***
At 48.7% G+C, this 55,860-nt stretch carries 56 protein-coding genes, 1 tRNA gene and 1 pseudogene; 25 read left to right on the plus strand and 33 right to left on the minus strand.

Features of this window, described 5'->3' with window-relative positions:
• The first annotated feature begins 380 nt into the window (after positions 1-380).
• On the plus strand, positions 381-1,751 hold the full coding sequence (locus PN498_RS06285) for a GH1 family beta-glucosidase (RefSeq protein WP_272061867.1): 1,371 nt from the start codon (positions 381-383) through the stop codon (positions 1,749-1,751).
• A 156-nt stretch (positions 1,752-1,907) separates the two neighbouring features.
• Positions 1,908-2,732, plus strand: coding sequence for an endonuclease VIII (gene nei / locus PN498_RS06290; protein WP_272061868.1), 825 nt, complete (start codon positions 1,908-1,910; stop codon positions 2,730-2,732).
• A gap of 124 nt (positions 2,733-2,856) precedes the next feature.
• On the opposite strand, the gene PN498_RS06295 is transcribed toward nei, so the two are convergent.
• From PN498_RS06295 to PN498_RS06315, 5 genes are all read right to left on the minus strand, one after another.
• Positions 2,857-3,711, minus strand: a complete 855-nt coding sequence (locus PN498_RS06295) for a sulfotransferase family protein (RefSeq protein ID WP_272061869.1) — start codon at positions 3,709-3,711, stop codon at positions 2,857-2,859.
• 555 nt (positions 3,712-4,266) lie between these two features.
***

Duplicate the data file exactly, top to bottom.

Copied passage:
At 48.7% G+C, this 55,860-nt stretch carries 56 protein-coding genes, 1 tRNA gene and 1 pseudogene; 25 read left to right on the plus strand and 33 right to left on the minus strand.

Features of this window, described 5'->3' with window-relative positions:
• The first annotated feature begins 380 nt into the window (after positions 1-380).
• On the plus strand, positions 381-1,751 hold the full coding sequence (locus PN498_RS06285) for a GH1 family beta-glucosidase (RefSeq protein WP_272061867.1): 1,371 nt from the start codon (positions 381-383) through the stop codon (positions 1,749-1,751).
• A 156-nt stretch (positions 1,752-1,907) separates the two neighbouring features.
• Positions 1,908-2,732, plus strand: coding sequence for an endonuclease VIII (gene nei / locus PN498_RS06290; protein WP_272061868.1), 825 nt, complete (start codon positions 1,908-1,910; stop codon positions 2,730-2,732).
• A gap of 124 nt (positions 2,733-2,856) precedes the next feature.
• On the opposite strand, the gene PN498_RS06295 is transcribed toward nei, so the two are convergent.
• From PN498_RS06295 to PN498_RS06315, 5 genes are all read right to left on the minus strand, one after another.
• Positions 2,857-3,711, minus strand: a complete 855-nt coding sequence (locus PN498_RS06295) for a sulfotransferase family protein (RefSeq protein ID WP_272061869.1) — start codon at positions 3,709-3,711, stop codon at positions 2,857-2,859.
• 555 nt (positions 3,712-4,266) lie between these two features.